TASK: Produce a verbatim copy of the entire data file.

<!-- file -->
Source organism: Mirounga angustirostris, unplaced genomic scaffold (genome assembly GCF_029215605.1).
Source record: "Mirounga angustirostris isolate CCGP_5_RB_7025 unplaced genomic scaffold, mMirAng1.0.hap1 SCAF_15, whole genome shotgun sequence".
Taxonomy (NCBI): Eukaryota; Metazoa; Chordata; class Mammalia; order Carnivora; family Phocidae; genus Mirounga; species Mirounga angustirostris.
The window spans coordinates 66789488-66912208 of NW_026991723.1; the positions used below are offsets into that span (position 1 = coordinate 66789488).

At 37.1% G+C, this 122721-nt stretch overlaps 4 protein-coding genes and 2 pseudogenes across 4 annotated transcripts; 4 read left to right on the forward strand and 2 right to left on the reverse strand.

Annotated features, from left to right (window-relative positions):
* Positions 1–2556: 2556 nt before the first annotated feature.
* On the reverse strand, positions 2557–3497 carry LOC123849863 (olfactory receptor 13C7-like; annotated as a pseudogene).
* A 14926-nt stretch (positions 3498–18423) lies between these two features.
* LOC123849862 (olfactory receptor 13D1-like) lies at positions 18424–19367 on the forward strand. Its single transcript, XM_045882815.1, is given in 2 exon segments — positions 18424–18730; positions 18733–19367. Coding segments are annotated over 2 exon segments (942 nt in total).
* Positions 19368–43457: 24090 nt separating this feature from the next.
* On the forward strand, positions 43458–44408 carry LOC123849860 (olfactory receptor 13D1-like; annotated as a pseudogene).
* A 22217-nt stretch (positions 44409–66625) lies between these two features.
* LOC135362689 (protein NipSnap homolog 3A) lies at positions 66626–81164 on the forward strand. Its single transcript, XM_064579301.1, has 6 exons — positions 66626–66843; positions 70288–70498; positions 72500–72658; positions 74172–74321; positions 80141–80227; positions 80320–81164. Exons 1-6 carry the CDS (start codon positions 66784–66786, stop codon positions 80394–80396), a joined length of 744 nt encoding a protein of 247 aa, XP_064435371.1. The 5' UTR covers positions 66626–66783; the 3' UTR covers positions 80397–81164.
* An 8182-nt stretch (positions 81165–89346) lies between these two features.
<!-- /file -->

Source organism: Mirounga angustirostris, unplaced genomic scaffold (genome assembly GCF_029215605.1).
Source record: "Mirounga angustirostris isolate CCGP_5_RB_7025 unplaced genomic scaffold, mMirAng1.0.hap1 SCAF_15, whole genome shotgun sequence".
Taxonomy (NCBI): Eukaryota; Metazoa; Chordata; class Mammalia; order Carnivora; family Phocidae; genus Mirounga; species Mirounga angustirostris.
The window spans coordinates 66789488-66912208 of NW_026991723.1; the positions used below are offsets into that span (position 1 = coordinate 66789488).

At 37.1% G+C, this 122721-nt stretch overlaps 4 protein-coding genes and 2 pseudogenes across 4 annotated transcripts; 4 read left to right on the forward strand and 2 right to left on the reverse strand.

Annotated features, from left to right (window-relative positions):
* Positions 1–2556: 2556 nt before the first annotated feature.
* On the reverse strand, positions 2557–3497 carry LOC123849863 (olfactory receptor 13C7-like; annotated as a pseudogene).
* A 14926-nt stretch (positions 3498–18423) lies between these two features.
* LOC123849862 (olfactory receptor 13D1-like) lies at positions 18424–19367 on the forward strand. Its single transcript, XM_045882815.1, is given in 2 exon segments — positions 18424–18730; positions 18733–19367. Coding segments are annotated over 2 exon segments (942 nt in total).
* Positions 19368–43457: 24090 nt separating this feature from the next.
* On the forward strand, positions 43458–44408 carry LOC123849860 (olfactory receptor 13D1-like; annotated as a pseudogene).
* A 22217-nt stretch (positions 44409–66625) lies between these two features.
* LOC135362689 (protein NipSnap homolog 3A) lies at positions 66626–81164 on the forward strand. Its single transcript, XM_064579301.1, has 6 exons — positions 66626–66843; positions 70288–70498; positions 72500–72658; positions 74172–74321; positions 80141–80227; positions 80320–81164. Exons 1-6 carry the CDS (start codon positions 66784–66786, stop codon positions 80394–80396), a joined length of 744 nt encoding a protein of 247 aa, XP_064435371.1. The 5' UTR covers positions 66626–66783; the 3' UTR covers positions 80397–81164.
* An 8182-nt stretch (positions 81165–89346) lies between these two features.